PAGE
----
Hart & Prais [31] find, using a database of large firms, that average growth rates and sizes are independent variables. Quandt [32] states that Pareto's distribution is often rejected when analysing industry subsectors. Other independent empirical studies, carried out by Simon & Bonnini [33], Mansfield [34] and Bottazzi & Secchi [35], among others, confirm that firms' growth rates are not related to firm size and that FSDs follow a lognormal distribution. Jacquemin & Cardon de Lichtbuer [36] study the degree of firms and industry concentration in the UK using Fortune's 200 largest industrial companies outside the USA, ranked according to sales. This study detects an increasing degree of concentration.

Kwasnicki [37] asserts that skewed size distributions could be found even in the absence of economies of scale, and that the shape of the distribution is the outcome of innovation in firms. In particular, according to his simulations, cost-improving innovations generate Pareto-like skewed distributions. This work also reconciles the finding by Ijiri & Simon [38] about the concavity towards the origin of log–log rank size plots. Such concavity could be produced by evolutionary forces and by innovation. Jovanovic [39] finds that rates of growth for smaller firms are larger and more variable than those for bigger firms. Similar results are found empirically for Dutch companies by Marsili [40]. On the contrary, Vining [41] had argued that the origin of the concavity is the existence of decreasing returns to scale.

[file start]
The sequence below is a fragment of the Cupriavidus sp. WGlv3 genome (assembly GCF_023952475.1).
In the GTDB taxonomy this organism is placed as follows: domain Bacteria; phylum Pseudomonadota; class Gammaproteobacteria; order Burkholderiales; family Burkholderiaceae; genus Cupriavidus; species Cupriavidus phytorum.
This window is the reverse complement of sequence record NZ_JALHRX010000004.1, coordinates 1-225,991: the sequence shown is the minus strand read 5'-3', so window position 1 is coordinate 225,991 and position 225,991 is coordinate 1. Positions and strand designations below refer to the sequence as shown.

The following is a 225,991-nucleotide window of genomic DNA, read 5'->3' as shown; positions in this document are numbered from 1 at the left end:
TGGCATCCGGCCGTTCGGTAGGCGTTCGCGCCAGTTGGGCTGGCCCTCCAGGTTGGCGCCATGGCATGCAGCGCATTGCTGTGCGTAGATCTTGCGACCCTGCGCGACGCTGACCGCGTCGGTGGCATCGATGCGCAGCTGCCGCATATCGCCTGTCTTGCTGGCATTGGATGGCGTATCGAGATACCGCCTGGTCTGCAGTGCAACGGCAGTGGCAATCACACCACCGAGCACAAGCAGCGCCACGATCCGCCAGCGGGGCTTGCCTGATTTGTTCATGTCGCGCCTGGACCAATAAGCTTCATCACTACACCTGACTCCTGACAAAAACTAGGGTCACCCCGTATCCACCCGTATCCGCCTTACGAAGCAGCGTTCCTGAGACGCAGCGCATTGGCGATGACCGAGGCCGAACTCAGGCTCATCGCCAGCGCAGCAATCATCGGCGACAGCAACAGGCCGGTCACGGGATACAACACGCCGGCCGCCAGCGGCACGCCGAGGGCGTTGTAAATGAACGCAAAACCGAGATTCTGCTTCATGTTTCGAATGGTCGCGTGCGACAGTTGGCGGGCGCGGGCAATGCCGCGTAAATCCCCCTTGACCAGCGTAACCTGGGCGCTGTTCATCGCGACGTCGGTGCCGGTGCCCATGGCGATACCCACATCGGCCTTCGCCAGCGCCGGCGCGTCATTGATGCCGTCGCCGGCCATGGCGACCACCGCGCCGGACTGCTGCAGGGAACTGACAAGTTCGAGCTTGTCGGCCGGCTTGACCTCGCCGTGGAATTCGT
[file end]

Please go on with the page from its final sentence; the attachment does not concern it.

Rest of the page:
Segal & Spivak [42] develop a theoretical model in which, under the presence of bankruptcy costs, the rate of growth of small firms is prone to be higher and more variable than that of larger firms. The same model also predicts that, for the largest firms, the sequence of growth rates is convergent, satisfying Gibrat's law, namely
1.1where *x _{i}*(

*t*) is the size of the

*i*th firm at time

*t*, its change in time, and

*v*(

_{i}*t*) a size-independent growth rate. This model is consistent with some previous empirical evidence, as that of Mansfield [34]. Sutton [43] has published a review of the literature on markets' structure, highlighting the current challenges concerning FSD modelling. During the 1990s, the interest in FSD increased with the availability of new databases. A drawback of early studies was a biased selection of firms. Typically, data comprised only publicly traded firms, i.e. the largest ones. In recent years, new, more comprehensive data sources became available.

Stanley *et al*. [44], used the Zipf-plot technique in order to verify fittings of selected data for US manufacturing firms and find a non-lognormal right tail. Shortly afterwards, Stanley *et al*. [45] encountered that the distribution of growth rates has an exponential form. Kattuman [46] studies intra-enterprise business size distributions, finding also a skewed distribution. Power-law decays were reported by Plerou *et al*. [47], looking for similarities between university research growth and business firms. Axtell [48], using census data for all US firms, encounters that the FSD is right-skewed, giving support for the workings of Pareto's law. A similar finding is due to Cabral & Mata [49] for Portuguese manufacturing firms, although a lognormal distribution underestimates the skewness of the distribution and is not suitable for its lower tail. In this line, Stanley and co-workers [50,51] find that, for pharmaceutical firms in 21 countries, and for US publicly traded firms, growth rates exhibit a central portion distributed according to a Laplace distribution, with power-law tails. Palestrini [52] agrees with a power-law distribution for firm sizes, although he models firm growth as a Laplace distribution, which could change over business cycles. Zhang *et al*. [53] find Zipf's distributions for the biggest Chinese companies, and propose an explanation based on an AK model of economic growth [54].